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Title: The interpersonal function in written discourse : a comparative study of English and Italian undergraduate writing
Author: Bortoluzzi, Maria
Awarding Body: University of Edinburgh
Current Institution: University of Edinburgh
Date of Award: 1998
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This study is a comparative analysis of university student writing in English and Italian (the native languages of the students). The main research issue investigated here relates to the differences and similarities in student writing across languages when the same text-type is produced within comparable situations. Cross-linguistic and cross-cultural variation in encoding and transmitting knowledge and in the way critical enquiry is conducted can be an area of potential difficulty when languages and cultures come into contact. Comparative analysis is a tool for investigating, explaining and, possibly, avoiding some of the potential errors and misunderstandings that may arise in cross-cultural communication. In particular the study focuses on writing conventions used by English and Italian native speaker students when writing about literature for their university courses. The data are texts of argumentative prose about literature (in the students' mother tongue) written for university examinations during an undergraduate degree course. The linguistic analysis focuses on discoursal devices related to the interpersonal metafunction. The fundamental hypothesis underlying the study is that the devices more centrally related to this metafunction can offer insights into the writing conventions adopted by the students. Whereas the interpersonal metafunction as the focus of analysis is a concept derived from Halliday, the actual linguistic analysis of discoursal features draws on different approaches to discourse study because the framework of analysis had to be flexible enough to encompass the investigation of two different languages and there was no standardised method of analysis for the present type of research. The linguistic areas focused upon are: person markers, 'impersonal' and passive structures, modality, evaluative strategies (Politeness Theory), metadiscoursal features, devices establishing an overt link between writer and reader, rhetorical prominence and its effects on discourse.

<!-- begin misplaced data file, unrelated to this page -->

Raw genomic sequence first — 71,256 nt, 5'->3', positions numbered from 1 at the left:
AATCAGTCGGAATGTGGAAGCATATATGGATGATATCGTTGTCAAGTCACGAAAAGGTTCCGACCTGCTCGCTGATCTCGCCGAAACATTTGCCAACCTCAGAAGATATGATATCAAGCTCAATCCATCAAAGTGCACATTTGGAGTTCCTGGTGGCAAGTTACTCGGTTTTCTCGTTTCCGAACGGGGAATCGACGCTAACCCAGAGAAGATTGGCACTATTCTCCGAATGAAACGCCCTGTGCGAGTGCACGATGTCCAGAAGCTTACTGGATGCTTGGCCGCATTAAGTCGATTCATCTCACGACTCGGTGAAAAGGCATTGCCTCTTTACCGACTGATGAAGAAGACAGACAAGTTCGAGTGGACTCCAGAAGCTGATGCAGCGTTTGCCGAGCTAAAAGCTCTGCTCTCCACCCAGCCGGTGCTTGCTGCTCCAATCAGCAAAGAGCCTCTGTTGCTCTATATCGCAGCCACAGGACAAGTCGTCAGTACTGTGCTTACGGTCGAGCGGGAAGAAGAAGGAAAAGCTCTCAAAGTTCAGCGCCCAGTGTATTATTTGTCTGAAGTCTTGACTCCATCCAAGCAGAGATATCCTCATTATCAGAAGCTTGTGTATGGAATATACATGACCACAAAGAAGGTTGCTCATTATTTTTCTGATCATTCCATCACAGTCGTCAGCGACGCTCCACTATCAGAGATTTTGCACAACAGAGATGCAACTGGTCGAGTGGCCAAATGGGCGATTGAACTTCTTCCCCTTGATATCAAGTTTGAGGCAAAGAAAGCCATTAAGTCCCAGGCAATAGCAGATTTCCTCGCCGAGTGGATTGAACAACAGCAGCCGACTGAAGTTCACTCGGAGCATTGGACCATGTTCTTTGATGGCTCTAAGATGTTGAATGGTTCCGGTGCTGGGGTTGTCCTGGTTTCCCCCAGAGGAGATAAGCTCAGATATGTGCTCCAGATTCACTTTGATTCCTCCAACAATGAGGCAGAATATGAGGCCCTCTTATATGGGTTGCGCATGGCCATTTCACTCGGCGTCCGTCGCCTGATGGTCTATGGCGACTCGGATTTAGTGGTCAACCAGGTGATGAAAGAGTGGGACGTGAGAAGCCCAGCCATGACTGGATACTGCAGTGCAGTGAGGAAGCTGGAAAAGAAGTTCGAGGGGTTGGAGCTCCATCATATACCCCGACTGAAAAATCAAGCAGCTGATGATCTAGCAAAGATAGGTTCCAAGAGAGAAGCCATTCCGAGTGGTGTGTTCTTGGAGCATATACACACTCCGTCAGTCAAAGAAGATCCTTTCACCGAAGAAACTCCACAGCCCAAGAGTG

Supervisor: Not available Sponsor: Not available
Qualification Name: Thesis (Ph.D.) Qualification Level: Doctoral
EThOS ID:  DOI: Not available